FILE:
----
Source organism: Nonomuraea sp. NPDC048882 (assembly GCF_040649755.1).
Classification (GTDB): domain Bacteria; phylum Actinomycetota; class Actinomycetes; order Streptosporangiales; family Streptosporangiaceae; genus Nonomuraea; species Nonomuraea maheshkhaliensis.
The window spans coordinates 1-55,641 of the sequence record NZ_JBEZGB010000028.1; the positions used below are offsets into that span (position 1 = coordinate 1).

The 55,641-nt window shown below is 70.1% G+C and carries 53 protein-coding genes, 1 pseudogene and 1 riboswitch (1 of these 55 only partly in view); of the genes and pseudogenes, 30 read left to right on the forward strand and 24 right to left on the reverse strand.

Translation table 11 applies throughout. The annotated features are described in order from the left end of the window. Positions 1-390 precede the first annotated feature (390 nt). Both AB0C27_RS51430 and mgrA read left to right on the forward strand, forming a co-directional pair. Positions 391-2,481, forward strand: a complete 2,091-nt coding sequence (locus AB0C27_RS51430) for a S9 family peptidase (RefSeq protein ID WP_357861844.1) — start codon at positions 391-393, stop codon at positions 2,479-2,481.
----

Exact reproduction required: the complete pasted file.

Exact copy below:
Source organism: Nonomuraea sp. NPDC048882 (assembly GCF_040649755.1).
Classification (GTDB): domain Bacteria; phylum Actinomycetota; class Actinomycetes; order Streptosporangiales; family Streptosporangiaceae; genus Nonomuraea; species Nonomuraea maheshkhaliensis.
The window spans coordinates 1-55,641 of the sequence record NZ_JBEZGB010000028.1; the positions used below are offsets into that span (position 1 = coordinate 1).

The 55,641-nt window shown below is 70.1% G+C and carries 53 protein-coding genes, 1 pseudogene and 1 riboswitch (1 of these 55 only partly in view); of the genes and pseudogenes, 30 read left to right on the forward strand and 24 right to left on the reverse strand.

Translation table 11 applies throughout. The annotated features are described in order from the left end of the window. Positions 1-390 precede the first annotated feature (390 nt). Both AB0C27_RS51430 and mgrA read left to right on the forward strand, forming a co-directional pair. Positions 391-2,481, forward strand: a complete 2,091-nt coding sequence (locus AB0C27_RS51430) for a S9 family peptidase (RefSeq protein ID WP_357861844.1) — start codon at positions 391-393, stop codon at positions 2,479-2,481.